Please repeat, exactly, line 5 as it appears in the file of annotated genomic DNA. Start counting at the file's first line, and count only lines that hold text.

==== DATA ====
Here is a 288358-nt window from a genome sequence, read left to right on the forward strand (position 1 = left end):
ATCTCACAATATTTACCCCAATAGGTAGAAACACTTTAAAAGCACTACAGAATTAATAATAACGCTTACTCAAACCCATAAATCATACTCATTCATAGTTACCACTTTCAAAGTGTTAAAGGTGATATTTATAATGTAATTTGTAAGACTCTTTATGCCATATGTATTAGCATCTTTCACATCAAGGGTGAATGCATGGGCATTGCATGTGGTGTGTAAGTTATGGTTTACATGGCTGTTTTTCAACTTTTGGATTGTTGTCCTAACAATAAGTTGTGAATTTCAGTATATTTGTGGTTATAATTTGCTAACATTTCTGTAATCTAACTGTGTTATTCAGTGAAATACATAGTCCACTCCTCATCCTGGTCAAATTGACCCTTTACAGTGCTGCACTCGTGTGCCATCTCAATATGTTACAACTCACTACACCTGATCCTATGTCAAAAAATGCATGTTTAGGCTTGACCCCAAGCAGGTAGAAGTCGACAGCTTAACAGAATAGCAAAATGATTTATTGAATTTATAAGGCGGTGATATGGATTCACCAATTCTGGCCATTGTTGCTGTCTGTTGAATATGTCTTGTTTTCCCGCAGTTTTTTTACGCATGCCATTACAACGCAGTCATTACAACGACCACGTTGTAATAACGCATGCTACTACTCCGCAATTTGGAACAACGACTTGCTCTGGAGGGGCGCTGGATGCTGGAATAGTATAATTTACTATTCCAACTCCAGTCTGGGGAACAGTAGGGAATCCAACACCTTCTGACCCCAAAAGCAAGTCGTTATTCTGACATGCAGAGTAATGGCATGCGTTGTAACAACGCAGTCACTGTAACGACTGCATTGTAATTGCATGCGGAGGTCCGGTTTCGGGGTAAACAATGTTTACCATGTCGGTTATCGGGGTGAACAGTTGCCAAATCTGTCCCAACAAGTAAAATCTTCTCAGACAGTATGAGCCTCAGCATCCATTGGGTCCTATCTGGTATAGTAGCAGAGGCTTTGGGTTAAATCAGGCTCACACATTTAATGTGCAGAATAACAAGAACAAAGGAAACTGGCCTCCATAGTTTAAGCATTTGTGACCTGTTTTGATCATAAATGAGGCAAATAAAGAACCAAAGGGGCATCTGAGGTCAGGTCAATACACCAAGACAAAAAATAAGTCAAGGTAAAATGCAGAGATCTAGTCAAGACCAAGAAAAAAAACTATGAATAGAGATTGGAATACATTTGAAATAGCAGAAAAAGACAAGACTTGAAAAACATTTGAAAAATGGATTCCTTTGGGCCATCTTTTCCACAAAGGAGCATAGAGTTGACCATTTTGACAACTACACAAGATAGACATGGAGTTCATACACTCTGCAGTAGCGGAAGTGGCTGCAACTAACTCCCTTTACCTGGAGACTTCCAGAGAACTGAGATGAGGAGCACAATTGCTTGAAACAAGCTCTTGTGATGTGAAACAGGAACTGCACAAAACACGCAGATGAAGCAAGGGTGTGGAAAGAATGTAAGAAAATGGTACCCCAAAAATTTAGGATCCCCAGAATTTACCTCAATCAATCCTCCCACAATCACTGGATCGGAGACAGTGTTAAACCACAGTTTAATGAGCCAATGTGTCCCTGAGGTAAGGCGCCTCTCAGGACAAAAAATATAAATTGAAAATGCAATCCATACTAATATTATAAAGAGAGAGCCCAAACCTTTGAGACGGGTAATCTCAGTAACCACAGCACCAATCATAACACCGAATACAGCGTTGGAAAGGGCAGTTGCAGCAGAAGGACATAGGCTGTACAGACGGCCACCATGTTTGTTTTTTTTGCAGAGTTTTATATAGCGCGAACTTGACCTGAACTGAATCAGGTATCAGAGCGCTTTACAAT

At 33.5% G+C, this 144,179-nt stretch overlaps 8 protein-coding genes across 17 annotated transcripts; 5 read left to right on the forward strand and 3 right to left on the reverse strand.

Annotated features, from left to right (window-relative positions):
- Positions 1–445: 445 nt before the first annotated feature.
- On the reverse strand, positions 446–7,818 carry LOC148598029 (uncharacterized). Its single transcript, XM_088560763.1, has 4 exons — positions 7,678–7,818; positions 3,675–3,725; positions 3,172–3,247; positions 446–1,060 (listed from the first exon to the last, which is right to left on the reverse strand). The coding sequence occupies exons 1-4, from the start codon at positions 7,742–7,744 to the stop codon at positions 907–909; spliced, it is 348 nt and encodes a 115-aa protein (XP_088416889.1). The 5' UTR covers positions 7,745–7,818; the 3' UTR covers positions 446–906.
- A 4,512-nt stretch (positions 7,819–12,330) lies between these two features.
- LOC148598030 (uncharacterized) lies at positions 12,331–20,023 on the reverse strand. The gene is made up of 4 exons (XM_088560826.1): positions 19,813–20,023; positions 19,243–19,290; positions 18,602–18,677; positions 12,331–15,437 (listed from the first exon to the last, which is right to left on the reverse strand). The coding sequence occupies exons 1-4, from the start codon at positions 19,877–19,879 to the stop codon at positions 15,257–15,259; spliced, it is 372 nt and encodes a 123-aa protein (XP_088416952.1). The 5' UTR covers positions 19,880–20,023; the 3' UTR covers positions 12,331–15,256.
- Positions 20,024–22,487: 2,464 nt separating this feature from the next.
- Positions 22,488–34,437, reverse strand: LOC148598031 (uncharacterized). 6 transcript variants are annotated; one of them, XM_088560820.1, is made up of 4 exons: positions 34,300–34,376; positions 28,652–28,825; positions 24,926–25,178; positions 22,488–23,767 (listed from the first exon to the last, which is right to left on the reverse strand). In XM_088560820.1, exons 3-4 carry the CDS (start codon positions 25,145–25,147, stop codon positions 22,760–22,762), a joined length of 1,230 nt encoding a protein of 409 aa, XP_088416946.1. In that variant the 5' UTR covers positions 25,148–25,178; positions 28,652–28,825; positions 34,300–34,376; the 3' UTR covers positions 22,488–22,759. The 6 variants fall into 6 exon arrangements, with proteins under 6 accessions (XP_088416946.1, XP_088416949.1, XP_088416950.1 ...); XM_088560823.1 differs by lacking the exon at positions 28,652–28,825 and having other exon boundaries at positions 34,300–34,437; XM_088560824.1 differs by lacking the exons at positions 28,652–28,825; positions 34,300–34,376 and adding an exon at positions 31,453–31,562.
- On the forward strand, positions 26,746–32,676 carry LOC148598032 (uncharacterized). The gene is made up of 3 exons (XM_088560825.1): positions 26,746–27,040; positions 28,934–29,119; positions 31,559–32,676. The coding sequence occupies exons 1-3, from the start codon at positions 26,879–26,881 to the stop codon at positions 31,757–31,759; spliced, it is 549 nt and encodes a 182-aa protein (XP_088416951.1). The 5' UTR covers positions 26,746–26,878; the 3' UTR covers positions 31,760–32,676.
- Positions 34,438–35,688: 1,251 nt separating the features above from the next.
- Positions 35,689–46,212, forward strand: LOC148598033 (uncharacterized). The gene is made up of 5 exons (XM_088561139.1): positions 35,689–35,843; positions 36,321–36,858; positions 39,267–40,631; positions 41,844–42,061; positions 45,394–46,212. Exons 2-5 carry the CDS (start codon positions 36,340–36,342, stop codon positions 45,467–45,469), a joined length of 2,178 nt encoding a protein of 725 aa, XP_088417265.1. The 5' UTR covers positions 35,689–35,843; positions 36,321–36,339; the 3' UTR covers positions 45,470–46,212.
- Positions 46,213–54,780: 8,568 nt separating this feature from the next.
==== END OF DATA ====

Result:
- Positions 1–445: 445 nt before the first annotated feature.